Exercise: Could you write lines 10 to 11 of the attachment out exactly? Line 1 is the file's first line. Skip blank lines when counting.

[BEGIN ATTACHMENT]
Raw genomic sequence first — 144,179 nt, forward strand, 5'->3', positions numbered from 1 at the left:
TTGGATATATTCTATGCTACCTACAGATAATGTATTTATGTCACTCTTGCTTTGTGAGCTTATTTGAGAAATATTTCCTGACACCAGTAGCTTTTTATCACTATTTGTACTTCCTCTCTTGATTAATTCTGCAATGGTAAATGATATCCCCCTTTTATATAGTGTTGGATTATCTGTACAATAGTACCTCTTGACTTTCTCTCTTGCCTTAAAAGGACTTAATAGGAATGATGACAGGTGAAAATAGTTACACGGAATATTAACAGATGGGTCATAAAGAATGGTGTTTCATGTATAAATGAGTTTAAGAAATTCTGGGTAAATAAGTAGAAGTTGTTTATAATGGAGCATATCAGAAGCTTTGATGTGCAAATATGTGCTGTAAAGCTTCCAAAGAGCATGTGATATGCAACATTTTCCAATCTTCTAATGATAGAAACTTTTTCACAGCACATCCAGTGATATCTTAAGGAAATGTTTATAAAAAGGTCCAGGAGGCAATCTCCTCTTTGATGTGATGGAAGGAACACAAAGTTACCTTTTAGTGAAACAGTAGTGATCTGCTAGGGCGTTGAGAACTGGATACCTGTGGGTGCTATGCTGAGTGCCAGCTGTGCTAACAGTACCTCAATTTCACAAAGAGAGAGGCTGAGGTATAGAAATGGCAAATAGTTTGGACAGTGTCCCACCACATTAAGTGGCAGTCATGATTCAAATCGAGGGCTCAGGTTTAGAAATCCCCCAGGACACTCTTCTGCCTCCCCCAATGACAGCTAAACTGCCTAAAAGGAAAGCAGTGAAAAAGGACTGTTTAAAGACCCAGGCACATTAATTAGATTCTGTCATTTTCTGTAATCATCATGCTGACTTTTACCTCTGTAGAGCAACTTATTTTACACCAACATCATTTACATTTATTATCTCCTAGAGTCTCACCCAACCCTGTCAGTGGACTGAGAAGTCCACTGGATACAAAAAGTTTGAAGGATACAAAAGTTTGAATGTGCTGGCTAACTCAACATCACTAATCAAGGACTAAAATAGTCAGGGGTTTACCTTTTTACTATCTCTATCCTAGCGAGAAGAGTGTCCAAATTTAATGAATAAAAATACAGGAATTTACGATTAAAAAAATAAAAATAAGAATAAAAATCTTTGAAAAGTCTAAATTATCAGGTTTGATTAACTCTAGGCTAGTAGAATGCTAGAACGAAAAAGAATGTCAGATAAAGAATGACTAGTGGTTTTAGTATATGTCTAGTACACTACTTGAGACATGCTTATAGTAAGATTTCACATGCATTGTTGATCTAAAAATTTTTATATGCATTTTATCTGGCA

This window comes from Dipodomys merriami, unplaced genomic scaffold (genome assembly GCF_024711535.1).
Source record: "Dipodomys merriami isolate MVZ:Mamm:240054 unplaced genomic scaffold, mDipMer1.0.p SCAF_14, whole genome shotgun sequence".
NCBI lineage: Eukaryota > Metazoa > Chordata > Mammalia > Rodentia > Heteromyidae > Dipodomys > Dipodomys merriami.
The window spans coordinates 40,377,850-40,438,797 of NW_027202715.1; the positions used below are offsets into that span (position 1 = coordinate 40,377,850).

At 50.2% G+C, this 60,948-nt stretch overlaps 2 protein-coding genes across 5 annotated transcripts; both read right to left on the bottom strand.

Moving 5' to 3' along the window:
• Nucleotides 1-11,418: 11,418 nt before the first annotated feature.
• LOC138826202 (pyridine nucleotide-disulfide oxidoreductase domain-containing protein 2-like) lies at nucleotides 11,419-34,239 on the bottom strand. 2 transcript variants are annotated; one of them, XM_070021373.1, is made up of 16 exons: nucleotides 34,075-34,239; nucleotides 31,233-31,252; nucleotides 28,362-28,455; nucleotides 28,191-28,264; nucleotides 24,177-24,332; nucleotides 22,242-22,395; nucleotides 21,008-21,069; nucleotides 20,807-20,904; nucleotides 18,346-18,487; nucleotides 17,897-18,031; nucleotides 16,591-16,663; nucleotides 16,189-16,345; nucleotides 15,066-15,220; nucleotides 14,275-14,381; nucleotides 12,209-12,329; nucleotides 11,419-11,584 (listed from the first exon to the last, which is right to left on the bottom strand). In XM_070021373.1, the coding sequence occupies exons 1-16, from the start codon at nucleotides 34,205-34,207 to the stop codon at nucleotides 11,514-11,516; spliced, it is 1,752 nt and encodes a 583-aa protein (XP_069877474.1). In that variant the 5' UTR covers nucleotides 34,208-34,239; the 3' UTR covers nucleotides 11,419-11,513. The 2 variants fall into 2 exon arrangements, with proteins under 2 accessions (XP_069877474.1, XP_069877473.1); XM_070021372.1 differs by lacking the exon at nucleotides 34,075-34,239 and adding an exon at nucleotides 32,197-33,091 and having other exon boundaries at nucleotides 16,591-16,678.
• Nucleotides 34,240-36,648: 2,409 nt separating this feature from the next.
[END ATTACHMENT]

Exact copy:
• LOC138826202 (pyridine nucleotide-disulfide oxidoreductase domain-containing protein 2-like) lies at nucleotides 11,419-34,239 on the bottom strand. 2 transcript variants are annotated; one of them, XM_070021373.1, is made up of 16 exons: nucleotides 34,075-34,239; nucleotides 31,233-31,252; nucleotides 28,362-28,455; nucleotides 28,191-28,264; nucleotides 24,177-24,332; nucleotides 22,242-22,395; nucleotides 21,008-21,069; nucleotides 20,807-20,904; nucleotides 18,346-18,487; nucleotides 17,897-18,031; nucleotides 16,591-16,663; nucleotides 16,189-16,345; nucleotides 15,066-15,220; nucleotides 14,275-14,381; nucleotides 12,209-12,329; nucleotides 11,419-11,584 (listed from the first exon to the last, which is right to left on the bottom strand). In XM_070021373.1, the coding sequence occupies exons 1-16, from the start codon at nucleotides 34,205-34,207 to the stop codon at nucleotides 11,514-11,516; spliced, it is 1,752 nt and encodes a 583-aa protein (XP_069877474.1). In that variant the 5' UTR covers nucleotides 34,208-34,239; the 3' UTR covers nucleotides 11,419-11,513. The 2 variants fall into 2 exon arrangements, with proteins under 2 accessions (XP_069877474.1, XP_069877473.1); XM_070021372.1 differs by lacking the exon at nucleotides 34,075-34,239 and adding an exon at nucleotides 32,197-33,091 and having other exon boundaries at nucleotides 16,591-16,678.
• Nucleotides 34,240-36,648: 2,409 nt separating this feature from the next.